Obstructive sleep apnea (OSA) has frequently been linked to sleep bruxism, a condition where a person clenches and tightens the jaw creating excessive grinding of the teeth during sleep. Both conditions are linked to several health issues; now, a study links OSA to prosthetic complications. New data demonstrate a strong correlation between OSA and complications with previously implanted oral prosthetics.
Researchers from OSI Araba University Hospital in Victoria, Spain, published a study in the Journal of Oral Implantology that investigated how OSA affects implant-borne prostheses. The frequency with which a complication occurred and the type of complication were studied in 67 patients. Contradictory to their initial hypothesis, the researchers found a high instance of complications related to OSA.
Of the 67 patients included in the study, the researchers found that 16 experienced complications; 13 of which had OSA. Among these 16 patients with complications, there were 22 prostheses with a total of 30 issues. The researchers found these complications consisted of porcelain fracture, fracture of the screw/implant, loosening of the screw, and decementation. The average time for a complication to occur was 73 months post-implantation.
During the study, the researchers also noted a strong relation between individuals who suffer from OSA and those who suffer from bruxism. Past studies revealed that those afflicted with bruxism had a higher instance (6/10) of complications with implant prostheses than those without bruxism (13/75). This shows that people suffering from OSA and/or bruxism have a more difficult time with successful prosthetic implantation.
The researchers note that, “Among dental practitioners, there has been increasing awareness of the reciprocal relationship between obstructive sleep apnea (OSA) and dental diseases. One new aspect of interest would be the occurrence of technical complication in fixed prosthodontics.”
This study shows that 81% of patients with OSA experienced complications with their prostheses. Given that the success rate of implants is reported to be between 92% and 97%, there is a strong correlation between OSA and prosthetic complications. The researchers believe that additional exploration on the correlation between OSA and implant complications is necessary to further understand the risk factors and frequencies of these occurrences.
This is very serious news. I plan to get implants. I was told that I snore when sleeping. I was told I may have sleep apnea. I don’t know that I have ever tightened the grip of my jaw while in my dentures while sleeping. How would I know? I sleep alone. How would you know this information?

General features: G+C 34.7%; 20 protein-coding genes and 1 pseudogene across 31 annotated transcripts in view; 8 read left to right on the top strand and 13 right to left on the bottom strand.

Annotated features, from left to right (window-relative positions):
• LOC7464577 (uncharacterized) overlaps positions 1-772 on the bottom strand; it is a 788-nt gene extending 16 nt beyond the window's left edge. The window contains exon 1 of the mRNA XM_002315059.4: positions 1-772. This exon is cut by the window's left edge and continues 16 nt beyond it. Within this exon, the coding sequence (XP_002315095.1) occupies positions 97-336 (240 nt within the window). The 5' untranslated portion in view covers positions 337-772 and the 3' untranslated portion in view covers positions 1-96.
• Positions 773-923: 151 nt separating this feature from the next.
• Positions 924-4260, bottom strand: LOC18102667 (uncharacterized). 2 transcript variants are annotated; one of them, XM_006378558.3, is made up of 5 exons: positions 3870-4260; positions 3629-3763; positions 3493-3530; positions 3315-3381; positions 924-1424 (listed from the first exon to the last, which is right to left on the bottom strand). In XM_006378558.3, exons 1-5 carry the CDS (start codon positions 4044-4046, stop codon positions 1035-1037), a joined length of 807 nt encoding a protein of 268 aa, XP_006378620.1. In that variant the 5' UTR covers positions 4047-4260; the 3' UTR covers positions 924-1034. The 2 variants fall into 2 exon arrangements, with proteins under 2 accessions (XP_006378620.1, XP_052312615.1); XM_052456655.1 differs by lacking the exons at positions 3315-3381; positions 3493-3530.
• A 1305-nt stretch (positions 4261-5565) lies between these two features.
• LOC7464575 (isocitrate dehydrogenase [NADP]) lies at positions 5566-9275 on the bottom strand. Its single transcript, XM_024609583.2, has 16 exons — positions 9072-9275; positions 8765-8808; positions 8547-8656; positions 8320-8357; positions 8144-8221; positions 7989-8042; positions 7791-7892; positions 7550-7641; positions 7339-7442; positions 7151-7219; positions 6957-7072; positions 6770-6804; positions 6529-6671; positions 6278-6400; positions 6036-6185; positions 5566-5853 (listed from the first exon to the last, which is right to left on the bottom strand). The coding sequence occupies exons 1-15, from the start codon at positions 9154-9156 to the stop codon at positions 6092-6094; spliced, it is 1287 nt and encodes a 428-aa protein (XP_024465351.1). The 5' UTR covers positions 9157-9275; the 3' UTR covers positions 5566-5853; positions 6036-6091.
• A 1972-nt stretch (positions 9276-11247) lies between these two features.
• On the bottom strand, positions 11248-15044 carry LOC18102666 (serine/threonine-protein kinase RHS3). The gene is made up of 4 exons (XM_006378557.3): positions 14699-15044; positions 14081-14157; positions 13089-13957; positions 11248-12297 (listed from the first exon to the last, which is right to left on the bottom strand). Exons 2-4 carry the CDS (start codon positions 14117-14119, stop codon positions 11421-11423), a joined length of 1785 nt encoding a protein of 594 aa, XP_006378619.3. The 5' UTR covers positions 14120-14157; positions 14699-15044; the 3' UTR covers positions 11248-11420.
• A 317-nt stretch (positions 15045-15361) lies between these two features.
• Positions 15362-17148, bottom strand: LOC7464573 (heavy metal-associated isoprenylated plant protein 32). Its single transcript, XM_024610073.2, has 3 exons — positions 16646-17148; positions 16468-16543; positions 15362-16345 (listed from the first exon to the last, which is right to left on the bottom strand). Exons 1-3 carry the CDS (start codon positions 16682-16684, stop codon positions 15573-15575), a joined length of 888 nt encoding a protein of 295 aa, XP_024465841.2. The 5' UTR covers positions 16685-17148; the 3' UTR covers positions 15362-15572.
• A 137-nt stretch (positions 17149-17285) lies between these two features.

Can you answer?
Tayna, you need to find a Sleep Physician and have him refer you to an overnight Sleep Lab to be tested for Sleep Apnea; Sleep Apnea can lead to many serious medical conditions such as high blood pressure, diabetes, heart failure, stroke, chronic headaches.
In addition to being tested for Sleep Apnea which is a medical condition, you need to be tested for Sleep Bruxism which is a dental condition. In a person having Obstructive Sleep Apnea, often times their is a mechanism that causes the brain to signal the oral cavity to grind their teeth as they grasp for breath. This deleterious nocturnal grinding or Sleep Bruxism can damage implants and their prosthetic components. Your AHI (for Sleep Apnea) and BEI (for Bruxism) are quantative numbers that your physician and dentist will evaluate for your proper diagnosis and treatment. Often times both of these numbers can be obtained by a Home Sleep Test that must be interpreted by a Sleep Physician. Therefore have yourself tested for Obstructive Sleep Apnea and Bruxism by the proper health care practitioners.
Dr Nick M Mobilia
I recently received two fillings of upper molars. A few weeks after receiving the fillings I started to get a bump on my gums just above the two teeth. After seeing two dentist and two different doctors the bump has only gotten worse. One doctor lanced it but eventually it comes back again full of infection. I am pretty sure I grind my teeth and I use a CPAP machine and I have apnea. I really don’t know how to resolve this problem but I really appreciate this article. It is a start.
I just started cpap and am scheduled for an upper implant. It occurred to me that maybe I shouldn’t wear the cpap while implant heals. I surely don’t want any complications. Please reply thank you
That is what the sleep study will determine! I recommend a night guard in any event!